Well how about if we raise rates? That should read when, not if, we raise rates. Well, without getting too complicated here, stocks are priced as the sum of all the companies future earnings adjusted for a rate of return. If you owned stock in a company that would pay you $110 next year and your rate of return or discount rate was 10% you would pay $100 for the stock ($110 in a year minus $100 today = $10 and $10 is 10% of your initial investment). As interest rates rise, so do the discount rates applied to stocks earnings. This causes stocks to be priced lower. Additionally, the economic factors effecting earnings would be massively negatively affected. Higher interest rates means a higher cost of borrowing, less spending, and more saving. GDP would decline and the foreign exchange rate would rise, decreasing exports and lowering GDP further. Businesses would have to pay more interest expenses and have less money to invest in the economy.
So I guess stocks won't be performing very well in a high rate environment now either. Cheap money for the past four decades is finally catching up to us.
I'll skip all the math (go to the above linked blog post on inflation if you're curious) but the takeaway is after calculating a tstat of 1.96 for a 3.51% inflation rate we can say, with 95% confidence that, on average, the annual inflation rate is not lower than 3.51% over the long term and there is a 5% chance we are wrong. See below for the probability distribution:
Self Directed Investing
What You Can Realistically Expect
So here's where we're at:
1) We can say with 95% confidence that, on average, stocks will return no more than 7.94% annually over the long run.
2) We can say with 95% confidence that, on average, inflation will not be less than 3.51% annually over the long run.
3) We can therefore say, with approximately 95% confidence, 4.27% is an appropriate estimate of stocks real rate of return.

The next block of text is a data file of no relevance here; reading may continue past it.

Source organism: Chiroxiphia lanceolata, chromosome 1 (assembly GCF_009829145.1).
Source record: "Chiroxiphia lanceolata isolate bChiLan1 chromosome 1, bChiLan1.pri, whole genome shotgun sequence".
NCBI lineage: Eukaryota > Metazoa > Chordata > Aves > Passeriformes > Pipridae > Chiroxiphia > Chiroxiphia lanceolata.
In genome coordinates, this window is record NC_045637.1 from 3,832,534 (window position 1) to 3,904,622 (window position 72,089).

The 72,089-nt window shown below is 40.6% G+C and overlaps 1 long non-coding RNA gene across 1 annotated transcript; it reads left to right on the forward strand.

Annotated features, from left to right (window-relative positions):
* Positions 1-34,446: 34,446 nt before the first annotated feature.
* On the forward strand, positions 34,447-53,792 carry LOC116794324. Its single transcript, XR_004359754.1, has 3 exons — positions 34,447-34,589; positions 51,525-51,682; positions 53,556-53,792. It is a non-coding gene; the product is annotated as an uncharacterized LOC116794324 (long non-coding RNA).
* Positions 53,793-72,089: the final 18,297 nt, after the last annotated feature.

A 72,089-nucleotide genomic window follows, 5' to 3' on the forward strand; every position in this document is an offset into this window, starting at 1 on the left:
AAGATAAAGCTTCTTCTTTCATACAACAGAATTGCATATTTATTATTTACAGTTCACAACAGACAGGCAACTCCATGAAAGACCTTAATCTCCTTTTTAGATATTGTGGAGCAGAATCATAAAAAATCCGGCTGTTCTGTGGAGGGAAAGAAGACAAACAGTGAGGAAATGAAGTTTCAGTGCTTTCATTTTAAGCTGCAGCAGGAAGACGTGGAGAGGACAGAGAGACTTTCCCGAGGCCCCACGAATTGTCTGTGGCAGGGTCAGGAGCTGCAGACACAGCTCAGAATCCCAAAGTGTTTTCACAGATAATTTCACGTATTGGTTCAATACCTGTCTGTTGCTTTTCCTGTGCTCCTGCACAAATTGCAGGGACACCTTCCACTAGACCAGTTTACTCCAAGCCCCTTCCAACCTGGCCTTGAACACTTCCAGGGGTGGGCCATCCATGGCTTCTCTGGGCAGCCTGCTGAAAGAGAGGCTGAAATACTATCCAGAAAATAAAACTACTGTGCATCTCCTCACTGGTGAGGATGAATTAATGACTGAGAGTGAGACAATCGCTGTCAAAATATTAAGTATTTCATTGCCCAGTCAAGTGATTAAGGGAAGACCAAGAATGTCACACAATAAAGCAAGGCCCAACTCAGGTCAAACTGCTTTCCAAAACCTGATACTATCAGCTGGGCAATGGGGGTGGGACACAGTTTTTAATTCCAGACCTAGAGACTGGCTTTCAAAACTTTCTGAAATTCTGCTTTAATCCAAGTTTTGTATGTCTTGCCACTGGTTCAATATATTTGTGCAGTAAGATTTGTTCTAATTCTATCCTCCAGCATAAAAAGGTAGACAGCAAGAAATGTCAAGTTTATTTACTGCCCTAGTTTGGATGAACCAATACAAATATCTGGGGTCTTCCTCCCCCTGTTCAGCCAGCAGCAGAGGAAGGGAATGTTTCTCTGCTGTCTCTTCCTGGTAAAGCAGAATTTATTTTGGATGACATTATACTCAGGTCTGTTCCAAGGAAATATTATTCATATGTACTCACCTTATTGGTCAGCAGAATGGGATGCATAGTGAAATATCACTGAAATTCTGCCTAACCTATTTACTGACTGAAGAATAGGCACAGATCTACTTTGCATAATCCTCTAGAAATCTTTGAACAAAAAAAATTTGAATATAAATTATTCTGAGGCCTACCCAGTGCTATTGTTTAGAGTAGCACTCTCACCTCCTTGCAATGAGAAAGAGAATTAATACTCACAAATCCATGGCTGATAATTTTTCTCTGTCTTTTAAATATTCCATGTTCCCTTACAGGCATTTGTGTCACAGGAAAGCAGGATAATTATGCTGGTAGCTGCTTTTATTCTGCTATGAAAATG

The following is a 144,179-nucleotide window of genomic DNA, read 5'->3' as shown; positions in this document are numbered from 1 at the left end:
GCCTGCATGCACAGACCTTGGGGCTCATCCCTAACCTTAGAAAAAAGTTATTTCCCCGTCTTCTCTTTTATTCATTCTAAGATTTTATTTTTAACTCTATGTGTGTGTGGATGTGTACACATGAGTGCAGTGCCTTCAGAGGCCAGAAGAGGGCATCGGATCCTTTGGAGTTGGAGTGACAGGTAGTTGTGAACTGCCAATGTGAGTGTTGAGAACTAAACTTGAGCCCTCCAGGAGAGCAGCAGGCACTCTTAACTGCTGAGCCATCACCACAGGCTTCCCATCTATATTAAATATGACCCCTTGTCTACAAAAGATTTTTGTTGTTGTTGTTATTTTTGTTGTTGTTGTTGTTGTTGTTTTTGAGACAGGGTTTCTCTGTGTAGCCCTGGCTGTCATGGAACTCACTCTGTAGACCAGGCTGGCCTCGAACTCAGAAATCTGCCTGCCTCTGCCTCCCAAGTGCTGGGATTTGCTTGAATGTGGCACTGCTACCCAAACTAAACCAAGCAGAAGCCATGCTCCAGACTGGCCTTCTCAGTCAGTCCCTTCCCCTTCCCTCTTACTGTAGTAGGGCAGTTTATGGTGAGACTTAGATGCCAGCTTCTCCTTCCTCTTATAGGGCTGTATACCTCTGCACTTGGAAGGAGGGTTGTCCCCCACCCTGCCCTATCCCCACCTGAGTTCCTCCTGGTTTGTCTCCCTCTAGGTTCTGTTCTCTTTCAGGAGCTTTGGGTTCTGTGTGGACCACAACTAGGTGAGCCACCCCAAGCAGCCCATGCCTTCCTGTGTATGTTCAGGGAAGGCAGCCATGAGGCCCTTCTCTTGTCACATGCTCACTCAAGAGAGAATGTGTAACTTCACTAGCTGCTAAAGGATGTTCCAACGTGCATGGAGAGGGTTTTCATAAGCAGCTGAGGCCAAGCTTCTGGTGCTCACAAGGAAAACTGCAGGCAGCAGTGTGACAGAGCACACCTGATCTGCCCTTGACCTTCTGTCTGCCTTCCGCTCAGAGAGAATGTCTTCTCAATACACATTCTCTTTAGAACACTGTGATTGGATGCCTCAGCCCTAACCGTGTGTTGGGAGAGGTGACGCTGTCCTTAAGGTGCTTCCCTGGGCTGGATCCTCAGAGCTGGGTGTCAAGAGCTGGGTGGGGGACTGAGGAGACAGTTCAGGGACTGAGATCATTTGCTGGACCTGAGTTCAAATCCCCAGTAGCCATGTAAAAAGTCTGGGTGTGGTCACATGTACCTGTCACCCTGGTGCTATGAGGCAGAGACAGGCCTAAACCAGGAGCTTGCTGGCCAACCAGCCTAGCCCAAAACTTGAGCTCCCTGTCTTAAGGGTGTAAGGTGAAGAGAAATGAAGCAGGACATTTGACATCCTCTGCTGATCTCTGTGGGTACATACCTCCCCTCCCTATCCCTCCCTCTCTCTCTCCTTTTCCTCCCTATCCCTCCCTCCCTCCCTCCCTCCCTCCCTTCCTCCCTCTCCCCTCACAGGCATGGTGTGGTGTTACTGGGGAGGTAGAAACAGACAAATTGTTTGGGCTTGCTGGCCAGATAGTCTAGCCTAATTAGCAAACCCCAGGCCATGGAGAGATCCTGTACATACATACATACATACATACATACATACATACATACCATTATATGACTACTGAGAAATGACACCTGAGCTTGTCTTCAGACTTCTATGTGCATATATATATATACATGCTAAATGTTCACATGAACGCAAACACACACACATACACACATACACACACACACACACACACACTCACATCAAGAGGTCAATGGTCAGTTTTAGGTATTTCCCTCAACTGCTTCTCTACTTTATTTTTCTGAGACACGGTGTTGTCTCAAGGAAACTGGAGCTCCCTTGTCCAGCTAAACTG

We use the Fisher Effect to calculate a real rate of return to accurately decrease the purchasing power of the asset base (this adjusts for the fact that if you invested $100 at a nominal return of 10% and inflation of 3%, not only is your 10% return reduced by inflation but the $100 base loses purchasing power as well  Fisher Effect = (1+nominal)/(1+inflation))
In 2019, the most recent years data available, the median Canadian salary was reported to be $53,625 annually.
The range of average tax rates, depending on province of residence is 13.45% to 19.9%. We will assume the lowest tax rate to arrive at an after tax income of $42,954. Unfortunately, the average monthly household expense in Canada is $7,172 per month with the average household income, not yet excluding taxes, is just $6,232. So let's assume this individual is somehow actually able to save 5% of their after tax salary, even though, on average, Canadians are running a deficit. That brings us to total annual savings of $2,147.70. Lets assume this individual was able to arrive at the median salary with a two year education and starts saving at age 20, depositing savings at the beginning of the year. Every assumption made has skewed the results in favour of the individual. Using our real rate of return of 4.27% we plot a model portfolio below:
This individuals retirement account at age 65 had a value of $306,506.81. By age 72 it was negative due to drawing out annual living expenses equivalent to his salary. Remember, we made every assumption in their favour... realistically, the retirement account would have been smaller and drained sooner.
Have I convinced you that buy and hold investing won't work yet?
Why Us?
Tactical Investing  Rotating Between Assets
This is one of our simpler trading strategies. As I pointed out above, the staples of a portfolio, stocks and bonds don't look very attractive going forward. Any way you look at it, its likely going to be a bumpy ride full of volatility. It seems only right that we capitalize on this volatility through financial derivatives.